When it is desired to open the sack, the extending portions 19 and 20 are pulled, which thereby pulls the loops [8 out of the loops l5 and also will then pull the loops [5 out of the openings l6 and 2| so that, as a result, the cords I4 and I! will be separated and the end of the sack will be opened, which eliminates the undesirable features of requiring cutting of the end of thesack and eliminates the objections of untying knots and other features. The sack can be stitched in this manner through ordinary operations with merely additional means for inserting the member I3. 7
Figures 6 to 8 inclusive illustrate a further modification'of the arrangement which incorporates the same type of stitching and the like with the exception, however, that a plastic strip 22 is folded about one edge of the sack, with the stitching being applied through this member in the same manner. In this structure the plastic retaining member will not pass through the sack but will be exteriorly thereof and it will not extend beyond the sack. Otherwise the construction is the same as that previously described Figure 9 illustrates a plan View of a similar modification with the exception that a plastic strip 23 is placed at one side of the sack and with the stitching passing therethrough.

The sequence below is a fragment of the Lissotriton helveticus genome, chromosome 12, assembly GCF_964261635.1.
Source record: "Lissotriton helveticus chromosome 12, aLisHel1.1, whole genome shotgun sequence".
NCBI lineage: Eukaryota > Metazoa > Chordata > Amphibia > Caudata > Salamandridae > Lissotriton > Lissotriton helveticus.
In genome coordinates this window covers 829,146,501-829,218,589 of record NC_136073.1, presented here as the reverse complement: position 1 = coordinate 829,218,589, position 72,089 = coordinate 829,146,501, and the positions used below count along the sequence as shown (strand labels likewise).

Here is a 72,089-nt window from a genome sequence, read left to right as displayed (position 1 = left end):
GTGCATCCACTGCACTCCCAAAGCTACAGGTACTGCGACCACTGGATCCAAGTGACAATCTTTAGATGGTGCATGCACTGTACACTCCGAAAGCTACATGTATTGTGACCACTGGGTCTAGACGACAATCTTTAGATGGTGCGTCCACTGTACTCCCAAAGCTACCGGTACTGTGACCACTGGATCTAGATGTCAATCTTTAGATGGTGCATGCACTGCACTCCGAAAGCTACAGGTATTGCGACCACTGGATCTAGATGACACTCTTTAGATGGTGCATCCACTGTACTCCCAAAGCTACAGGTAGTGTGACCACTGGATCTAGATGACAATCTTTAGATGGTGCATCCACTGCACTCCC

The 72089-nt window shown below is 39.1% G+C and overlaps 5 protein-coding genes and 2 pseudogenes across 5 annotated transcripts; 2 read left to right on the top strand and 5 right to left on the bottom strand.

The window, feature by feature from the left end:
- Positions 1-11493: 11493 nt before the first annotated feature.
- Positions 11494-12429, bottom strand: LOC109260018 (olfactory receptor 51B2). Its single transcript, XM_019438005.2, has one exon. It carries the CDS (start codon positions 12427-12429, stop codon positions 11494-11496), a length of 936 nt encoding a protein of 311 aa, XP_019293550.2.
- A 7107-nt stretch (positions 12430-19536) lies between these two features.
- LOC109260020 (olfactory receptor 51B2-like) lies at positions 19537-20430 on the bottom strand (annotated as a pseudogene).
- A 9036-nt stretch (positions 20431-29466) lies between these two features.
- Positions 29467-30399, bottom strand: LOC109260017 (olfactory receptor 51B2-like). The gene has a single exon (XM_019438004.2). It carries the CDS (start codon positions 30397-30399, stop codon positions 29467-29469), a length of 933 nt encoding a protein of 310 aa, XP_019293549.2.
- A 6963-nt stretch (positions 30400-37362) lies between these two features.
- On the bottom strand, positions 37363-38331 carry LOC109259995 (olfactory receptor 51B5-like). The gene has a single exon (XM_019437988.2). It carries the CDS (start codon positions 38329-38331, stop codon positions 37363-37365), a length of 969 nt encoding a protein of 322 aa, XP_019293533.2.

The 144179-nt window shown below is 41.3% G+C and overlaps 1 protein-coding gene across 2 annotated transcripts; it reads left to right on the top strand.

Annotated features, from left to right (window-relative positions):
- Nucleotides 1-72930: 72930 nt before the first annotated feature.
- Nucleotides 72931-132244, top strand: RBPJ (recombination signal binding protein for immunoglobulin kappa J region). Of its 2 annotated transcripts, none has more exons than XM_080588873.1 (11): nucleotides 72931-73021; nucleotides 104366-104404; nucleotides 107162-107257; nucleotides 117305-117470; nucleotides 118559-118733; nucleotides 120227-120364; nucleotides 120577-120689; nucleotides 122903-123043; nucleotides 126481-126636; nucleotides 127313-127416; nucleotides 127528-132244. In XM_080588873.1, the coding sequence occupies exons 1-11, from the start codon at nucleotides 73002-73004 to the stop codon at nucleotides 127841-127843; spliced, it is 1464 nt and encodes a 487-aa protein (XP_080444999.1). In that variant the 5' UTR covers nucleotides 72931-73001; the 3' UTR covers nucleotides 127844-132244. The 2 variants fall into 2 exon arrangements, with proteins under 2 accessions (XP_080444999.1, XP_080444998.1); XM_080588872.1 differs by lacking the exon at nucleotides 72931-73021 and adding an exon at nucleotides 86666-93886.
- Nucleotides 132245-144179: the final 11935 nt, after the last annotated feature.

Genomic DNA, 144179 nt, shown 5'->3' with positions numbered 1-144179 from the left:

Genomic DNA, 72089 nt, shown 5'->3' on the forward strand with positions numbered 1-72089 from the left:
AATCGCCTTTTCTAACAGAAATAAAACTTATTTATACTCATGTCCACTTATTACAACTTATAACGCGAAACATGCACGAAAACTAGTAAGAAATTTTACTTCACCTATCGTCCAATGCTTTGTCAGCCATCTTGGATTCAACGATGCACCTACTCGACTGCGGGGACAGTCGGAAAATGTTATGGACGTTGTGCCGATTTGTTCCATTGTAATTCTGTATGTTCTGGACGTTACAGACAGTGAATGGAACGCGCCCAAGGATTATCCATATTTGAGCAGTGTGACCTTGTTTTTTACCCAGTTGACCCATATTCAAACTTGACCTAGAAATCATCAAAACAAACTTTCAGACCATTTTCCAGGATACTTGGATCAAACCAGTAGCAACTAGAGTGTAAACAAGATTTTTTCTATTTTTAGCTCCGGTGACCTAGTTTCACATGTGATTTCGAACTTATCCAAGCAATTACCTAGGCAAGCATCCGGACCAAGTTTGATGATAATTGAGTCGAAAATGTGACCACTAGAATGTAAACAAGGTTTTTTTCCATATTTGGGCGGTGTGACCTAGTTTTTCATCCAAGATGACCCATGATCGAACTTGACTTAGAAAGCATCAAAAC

Figures 10 to 14 inclusive illustrate the same type of plastic strips, or similar members as shown heretofore with the exception that these strips or members are used with a single stitched arrangement, or wherein a single thread only is used, instead of the double thread shown in the previous figures, or double threads consistin of standard stitching comprises the thread 24 passing through the openings l6 where it continues into the doubled portions 25 and into the doubled over end loops 26 which are, pushed down into the next succeeding opening. 16, and in'this way provides a continuous single piece of thread which is doubled back upon itself, etc. The end opening I6 of the resilient strip can either receive the thread Has shown in the solid lines or as in the dotted structure (see Figure 12). The single thread will then terminate in the extending portion 27 which in all respects is similar to the extending portion I9 of the other figures, pulling of this portion removing the thread from the plastic members.